The first thing app developers should do with Facebook M

While the world starts to get to know its new virtual assistant, there's at least one thing app developers can be pretty sure Facebook M won't do: help them to create a more engaging mobile experience. 

Launched with surprising suddenness and apparently taking much of the app sector unaware, Facebook M simply appeared inside the social media company's Messenger app, according to several reports, where it offers to help consumers with a variety of tasks. Immediately positioned as the social media company's answer to Siri and Google Now, Wired magazine noted that it also shows a growing trend in the evolution of apps

"Companies from Google to Taskrabbit are engineering products to act as superpowered personal assistants. Some, like Apple's Siri, Google Now, or Microsoft's Cortana, rely entirely on technology, and though they can be used by a lot of people, their range of tasks remains limited. Others, like startups Magic and Operator or gig-economy companies like TaskRabbit, employ people to respond to text-based requests. These services can get nearly anything done -- for a much smaller number of folks. M is a hybrid. It's a virtual assistant powered by artificial intelligence as well as a band of Facebook employees, dubbed M trainers, who will make sure that every request is answered."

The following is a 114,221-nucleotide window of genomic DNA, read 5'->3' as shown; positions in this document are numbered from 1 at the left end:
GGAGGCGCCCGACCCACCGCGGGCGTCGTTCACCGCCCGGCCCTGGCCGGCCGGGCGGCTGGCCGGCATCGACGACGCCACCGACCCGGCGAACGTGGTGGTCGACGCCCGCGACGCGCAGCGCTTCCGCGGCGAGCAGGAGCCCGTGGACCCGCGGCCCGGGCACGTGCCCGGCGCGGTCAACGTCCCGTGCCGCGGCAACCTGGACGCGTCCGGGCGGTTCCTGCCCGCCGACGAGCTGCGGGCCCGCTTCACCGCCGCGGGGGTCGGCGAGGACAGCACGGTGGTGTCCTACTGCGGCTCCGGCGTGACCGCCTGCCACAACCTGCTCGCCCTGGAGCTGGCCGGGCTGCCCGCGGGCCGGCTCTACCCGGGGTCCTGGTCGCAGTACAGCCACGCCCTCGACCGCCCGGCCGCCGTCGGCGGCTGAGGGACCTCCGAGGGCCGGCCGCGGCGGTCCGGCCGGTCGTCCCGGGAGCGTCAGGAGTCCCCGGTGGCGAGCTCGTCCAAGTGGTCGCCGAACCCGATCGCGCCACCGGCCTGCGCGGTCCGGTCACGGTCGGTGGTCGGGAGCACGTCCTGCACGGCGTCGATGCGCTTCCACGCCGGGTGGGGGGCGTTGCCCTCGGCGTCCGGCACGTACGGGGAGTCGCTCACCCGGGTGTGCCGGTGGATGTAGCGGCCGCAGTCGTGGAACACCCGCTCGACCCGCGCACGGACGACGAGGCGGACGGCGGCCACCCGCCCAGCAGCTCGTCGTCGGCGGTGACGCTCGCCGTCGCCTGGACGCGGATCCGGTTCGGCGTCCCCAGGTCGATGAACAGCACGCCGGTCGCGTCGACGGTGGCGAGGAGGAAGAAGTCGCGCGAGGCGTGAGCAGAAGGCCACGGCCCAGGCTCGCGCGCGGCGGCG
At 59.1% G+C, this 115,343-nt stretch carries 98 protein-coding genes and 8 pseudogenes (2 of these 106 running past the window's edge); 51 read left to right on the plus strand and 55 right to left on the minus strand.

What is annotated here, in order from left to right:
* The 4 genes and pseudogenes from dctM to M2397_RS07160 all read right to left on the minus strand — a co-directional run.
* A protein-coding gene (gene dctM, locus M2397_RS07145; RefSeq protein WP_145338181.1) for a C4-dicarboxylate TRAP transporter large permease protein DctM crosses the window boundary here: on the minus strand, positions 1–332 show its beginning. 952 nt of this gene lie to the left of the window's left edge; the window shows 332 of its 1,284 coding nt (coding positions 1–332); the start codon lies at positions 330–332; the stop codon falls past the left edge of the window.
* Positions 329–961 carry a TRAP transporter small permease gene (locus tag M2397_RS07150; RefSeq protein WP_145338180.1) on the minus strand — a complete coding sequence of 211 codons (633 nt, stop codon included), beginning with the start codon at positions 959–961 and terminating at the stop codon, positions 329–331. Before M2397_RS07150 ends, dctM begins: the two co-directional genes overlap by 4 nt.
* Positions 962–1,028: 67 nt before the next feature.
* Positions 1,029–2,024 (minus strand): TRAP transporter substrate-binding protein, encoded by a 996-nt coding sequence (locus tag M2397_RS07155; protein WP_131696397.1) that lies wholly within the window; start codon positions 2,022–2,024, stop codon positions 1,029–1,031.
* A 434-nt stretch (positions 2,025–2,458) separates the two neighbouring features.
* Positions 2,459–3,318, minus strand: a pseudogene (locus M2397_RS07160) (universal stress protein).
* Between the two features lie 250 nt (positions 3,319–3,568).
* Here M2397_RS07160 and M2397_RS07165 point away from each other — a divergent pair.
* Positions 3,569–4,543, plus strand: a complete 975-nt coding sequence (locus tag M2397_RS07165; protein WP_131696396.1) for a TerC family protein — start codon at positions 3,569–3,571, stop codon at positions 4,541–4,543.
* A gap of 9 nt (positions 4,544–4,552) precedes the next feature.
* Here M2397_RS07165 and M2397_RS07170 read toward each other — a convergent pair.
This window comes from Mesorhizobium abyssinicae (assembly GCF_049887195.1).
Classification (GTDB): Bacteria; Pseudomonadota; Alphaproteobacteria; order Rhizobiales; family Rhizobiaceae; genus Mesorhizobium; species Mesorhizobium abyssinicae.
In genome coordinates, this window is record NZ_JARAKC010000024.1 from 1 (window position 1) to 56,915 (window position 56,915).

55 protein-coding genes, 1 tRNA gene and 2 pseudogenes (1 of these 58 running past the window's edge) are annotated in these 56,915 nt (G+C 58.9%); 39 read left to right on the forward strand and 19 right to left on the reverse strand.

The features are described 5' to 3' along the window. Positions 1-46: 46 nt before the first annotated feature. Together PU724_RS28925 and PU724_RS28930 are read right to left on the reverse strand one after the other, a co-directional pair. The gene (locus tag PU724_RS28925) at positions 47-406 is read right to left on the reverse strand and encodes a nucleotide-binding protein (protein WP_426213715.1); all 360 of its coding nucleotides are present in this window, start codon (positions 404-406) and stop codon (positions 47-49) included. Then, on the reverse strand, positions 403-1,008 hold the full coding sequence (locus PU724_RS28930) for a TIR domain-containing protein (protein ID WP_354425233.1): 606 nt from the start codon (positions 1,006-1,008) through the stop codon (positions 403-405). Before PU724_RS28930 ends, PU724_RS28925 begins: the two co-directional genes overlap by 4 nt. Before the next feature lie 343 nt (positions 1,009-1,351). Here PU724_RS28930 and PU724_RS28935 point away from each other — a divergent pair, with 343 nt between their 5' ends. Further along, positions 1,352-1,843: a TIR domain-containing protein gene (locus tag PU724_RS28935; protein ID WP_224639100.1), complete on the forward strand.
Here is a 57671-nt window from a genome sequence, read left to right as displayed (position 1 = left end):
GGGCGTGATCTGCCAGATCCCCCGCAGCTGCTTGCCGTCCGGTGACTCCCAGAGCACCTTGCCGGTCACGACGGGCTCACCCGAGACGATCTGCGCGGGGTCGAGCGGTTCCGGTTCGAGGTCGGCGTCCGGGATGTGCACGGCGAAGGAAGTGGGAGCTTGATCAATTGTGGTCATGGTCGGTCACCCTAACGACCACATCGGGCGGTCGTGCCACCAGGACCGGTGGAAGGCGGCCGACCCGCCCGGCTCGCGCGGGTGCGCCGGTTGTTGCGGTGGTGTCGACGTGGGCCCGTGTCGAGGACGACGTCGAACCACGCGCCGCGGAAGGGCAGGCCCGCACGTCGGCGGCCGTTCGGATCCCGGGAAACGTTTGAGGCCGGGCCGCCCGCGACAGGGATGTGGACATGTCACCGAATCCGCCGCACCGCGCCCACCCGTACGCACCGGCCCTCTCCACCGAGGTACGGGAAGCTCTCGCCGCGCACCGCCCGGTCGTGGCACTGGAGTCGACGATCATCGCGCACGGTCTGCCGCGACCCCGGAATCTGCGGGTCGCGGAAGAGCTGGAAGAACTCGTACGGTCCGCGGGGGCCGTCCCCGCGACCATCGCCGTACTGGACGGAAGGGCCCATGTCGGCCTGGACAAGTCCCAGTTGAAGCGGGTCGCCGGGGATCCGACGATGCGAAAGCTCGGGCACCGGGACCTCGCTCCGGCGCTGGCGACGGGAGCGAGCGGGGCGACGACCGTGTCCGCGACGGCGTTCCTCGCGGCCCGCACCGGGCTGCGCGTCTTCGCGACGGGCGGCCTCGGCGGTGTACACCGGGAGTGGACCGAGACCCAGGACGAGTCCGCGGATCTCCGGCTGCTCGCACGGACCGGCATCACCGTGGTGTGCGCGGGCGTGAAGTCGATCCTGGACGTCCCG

It's easy enough to see why Facebook would create Facebook M, just as it's easy to imagine that it will be some time, if ever, that the company allows third-party apps to make use of it. While Google Now's open API made it debut earlier this year and rumors abound that Apple will eventually do the same with Siri, the complex functionality (and high expectations) of such tools tend to make companies leery about letting the developer community do anything that could compromise them. (Yes, Microsoft moved more quickly with Cortana as a way to generate developer mindshare for universal apps, but that's an exception and still unproven as a business strategy.)

While they wait and wonder if they'll ever be able to get their hooks in Facebook M, I'd suggest developers use it as a case study to figure out how best they could create a similarly one-on-one relationship with their own users. It's probably far outside the scope for the average indie developers to create a Siri, Google Now or Facebook M, but anything would be better than the basic "[email protected]" email address too many apps have as a feedback mechanism.

In fact, I'd suggest Facebook's approach of combining automation with human responses is a great way to think about how best to serve app customers in the future. Developers will not be able to do it all, but neither should they leave it all up to technology which may be forever imperfect. Facebook M may not turn out to be the developer community's best friend, but it may still become a friend from which they can learn a lot. --Shane